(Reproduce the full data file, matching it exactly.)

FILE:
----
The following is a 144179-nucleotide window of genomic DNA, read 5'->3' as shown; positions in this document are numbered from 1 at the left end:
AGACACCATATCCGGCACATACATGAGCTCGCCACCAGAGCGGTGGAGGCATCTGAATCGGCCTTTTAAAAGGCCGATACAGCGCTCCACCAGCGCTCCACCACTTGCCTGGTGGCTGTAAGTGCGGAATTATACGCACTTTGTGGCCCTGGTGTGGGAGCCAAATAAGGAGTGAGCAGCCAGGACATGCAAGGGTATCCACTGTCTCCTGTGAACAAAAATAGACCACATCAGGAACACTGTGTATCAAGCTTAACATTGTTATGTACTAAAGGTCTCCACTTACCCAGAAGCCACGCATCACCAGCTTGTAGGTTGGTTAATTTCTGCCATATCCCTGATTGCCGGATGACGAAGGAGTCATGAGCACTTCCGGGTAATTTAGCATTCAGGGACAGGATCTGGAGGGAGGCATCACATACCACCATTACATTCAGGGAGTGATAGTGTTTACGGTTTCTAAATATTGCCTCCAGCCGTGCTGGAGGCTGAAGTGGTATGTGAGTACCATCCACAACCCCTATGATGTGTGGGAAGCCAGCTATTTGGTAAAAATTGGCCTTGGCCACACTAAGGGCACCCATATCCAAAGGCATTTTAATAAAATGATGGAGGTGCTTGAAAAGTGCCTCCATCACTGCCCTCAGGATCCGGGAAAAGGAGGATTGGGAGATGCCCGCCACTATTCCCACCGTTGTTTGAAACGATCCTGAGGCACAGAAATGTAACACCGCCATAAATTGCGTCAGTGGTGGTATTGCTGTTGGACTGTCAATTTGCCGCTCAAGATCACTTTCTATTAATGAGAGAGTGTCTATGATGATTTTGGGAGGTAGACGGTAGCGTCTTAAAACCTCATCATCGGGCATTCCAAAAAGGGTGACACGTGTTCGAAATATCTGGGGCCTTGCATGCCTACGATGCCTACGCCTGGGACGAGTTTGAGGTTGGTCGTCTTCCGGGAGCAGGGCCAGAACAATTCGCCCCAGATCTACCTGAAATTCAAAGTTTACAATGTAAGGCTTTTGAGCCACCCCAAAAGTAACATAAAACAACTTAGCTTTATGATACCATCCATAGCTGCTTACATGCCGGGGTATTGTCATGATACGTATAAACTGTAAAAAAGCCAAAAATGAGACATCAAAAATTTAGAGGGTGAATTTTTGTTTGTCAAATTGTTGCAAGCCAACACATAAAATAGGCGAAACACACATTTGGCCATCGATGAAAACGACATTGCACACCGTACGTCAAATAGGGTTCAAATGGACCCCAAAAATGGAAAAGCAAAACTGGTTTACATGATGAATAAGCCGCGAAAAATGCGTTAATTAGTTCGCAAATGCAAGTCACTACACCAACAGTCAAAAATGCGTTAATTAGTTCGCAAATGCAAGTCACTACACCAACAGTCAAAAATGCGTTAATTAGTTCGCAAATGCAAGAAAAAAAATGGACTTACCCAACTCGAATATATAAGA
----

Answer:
The following is a 144179-nucleotide window of genomic DNA, read 5'->3' as shown; positions in this document are numbered from 1 at the left end:
AGACACCATATCCGGCACATACATGAGCTCGCCACCAGAGCGGTGGAGGCATCTGAATCGGCCTTTTAAAAGGCCGATACAGCGCTCCACCAGCGCTCCACCACTTGCCTGGTGGCTGTAAGTGCGGAATTATACGCACTTTGTGGCCCTGGTGTGGGAGCCAAATAAGGAGTGAGCAGCCAGGACATGCAAGGGTATCCACTGTCTCCTGTGAACAAAAATAGACCACATCAGGAACACTGTGTATCAAGCTTAACATTGTTATGTACTAAAGGTCTCCACTTACCCAGAAGCCACGCATCACCAGCTTGTAGGTTGGTTAATTTCTGCCATATCCCTGATTGCCGGATGACGAAGGAGTCATGAGCACTTCCGGGTAATTTAGCATTCAGGGACAGGATCTGGAGGGAGGCATCACATACCACCATTACATTCAGGGAGTGATAGTGTTTACGGTTTCTAAATATTGCCTCCAGCCGTGCTGGAGGCTGAAGTGGTATGTGAGTACCATCCACAACCCCTATGATGTGTGGGAAGCCAGCTATTTGGTAAAAATTGGCCTTGGCCACACTAAGGGCACCCATATCCAAAGGCATTTTAATAAAATGATGGAGGTGCTTGAAAAGTGCCTCCATCACTGCCCTCAGGATCCGGGAAAAGGAGGATTGGGAGATGCCCGCCACTATTCCCACCGTTGTTTGAAACGATCCTGAGGCACAGAAATGTAACACCGCCATAAATTGCGTCAGTGGTGGTATTGCTGTTGGACTGTCAATTTGCCGCTCAAGATCACTTTCTATTAATGAGAGAGTGTCTATGATGATTTTGGGAGGTAGACGGTAGCGTCTTAAAACCTCATCATCGGGCATTCCAAAAAGGGTGACACGTGTTCGAAATATCTGGGGCCTTGCATGCCTACGATGCCTACGCCTGGGACGAGTTTGAGGTTGGTCGTCTTCCGGGAGCAGGGCCAGAACAATTCGCCCCAGATCTACCTGAAATTCAAAGTTTACAATGTAAGGCTTTTGAGCCACCCCAAAAGTAACATAAAACAACTTAGCTTTATGATACCATCCATAGCTGCTTACATGCCGGGGTATTGTCATGATACGTATAAACTGTAAAAAAGCCAAAAATGAGACATCAAAAATTTAGAGGGTGAATTTTTGTTTGTCAAATTGTTGCAAGCCAACACATAAAATAGGCGAAACACACATTTGGCCATCGATGAAAACGACATTGCACACCGTACGTCAAATAGGGTTCAAATGGACCCCAAAAATGGAAAAGCAAAACTGGTTTACATGATGAATAAGCCGCGAAAAATGCGTTAATTAGTTCGCAAATGCAAGTCACTACACCAACAGTCAAAAATGCGTTAATTAGTTCGCAAATGCAAGTCACTACACCAACAGTCAAAAATGCGTTAATTAGTTCGCAAATGCAAGAAAAAAAATGGACTTACCCAACTCGAATATATAAGA